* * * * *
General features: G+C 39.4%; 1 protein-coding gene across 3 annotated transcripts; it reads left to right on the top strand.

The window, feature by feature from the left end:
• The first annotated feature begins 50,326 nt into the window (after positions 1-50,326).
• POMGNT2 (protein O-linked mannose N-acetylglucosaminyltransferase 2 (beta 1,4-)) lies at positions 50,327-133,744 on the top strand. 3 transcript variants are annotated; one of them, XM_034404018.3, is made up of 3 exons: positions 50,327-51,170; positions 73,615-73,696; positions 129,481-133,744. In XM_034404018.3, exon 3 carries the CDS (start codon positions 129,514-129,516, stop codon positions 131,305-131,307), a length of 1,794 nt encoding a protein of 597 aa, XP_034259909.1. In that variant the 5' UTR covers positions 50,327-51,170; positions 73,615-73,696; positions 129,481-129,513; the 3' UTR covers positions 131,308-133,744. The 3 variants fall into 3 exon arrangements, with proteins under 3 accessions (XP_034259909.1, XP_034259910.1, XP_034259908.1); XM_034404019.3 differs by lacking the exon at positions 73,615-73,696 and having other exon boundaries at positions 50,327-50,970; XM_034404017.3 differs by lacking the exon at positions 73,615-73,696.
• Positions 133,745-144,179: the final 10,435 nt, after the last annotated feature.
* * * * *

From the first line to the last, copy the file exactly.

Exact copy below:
General features: G+C 39.4%; 1 protein-coding gene across 3 annotated transcripts; it reads left to right on the top strand.

The window, feature by feature from the left end:
• The first annotated feature begins 50,326 nt into the window (after positions 1-50,326).
• POMGNT2 (protein O-linked mannose N-acetylglucosaminyltransferase 2 (beta 1,4-)) lies at positions 50,327-133,744 on the top strand. 3 transcript variants are annotated; one of them, XM_034404018.3, is made up of 3 exons: positions 50,327-51,170; positions 73,615-73,696; positions 129,481-133,744. In XM_034404018.3, exon 3 carries the CDS (start codon positions 129,514-129,516, stop codon positions 131,305-131,307), a length of 1,794 nt encoding a protein of 597 aa, XP_034259909.1. In that variant the 5' UTR covers positions 50,327-51,170; positions 73,615-73,696; positions 129,481-129,513; the 3' UTR covers positions 131,308-133,744. The 3 variants fall into 3 exon arrangements, with proteins under 3 accessions (XP_034259909.1, XP_034259910.1, XP_034259908.1); XM_034404019.3 differs by lacking the exon at positions 73,615-73,696 and having other exon boundaries at positions 50,327-50,970; XM_034404017.3 differs by lacking the exon at positions 73,615-73,696.
• Positions 133,745-144,179: the final 10,435 nt, after the last annotated feature.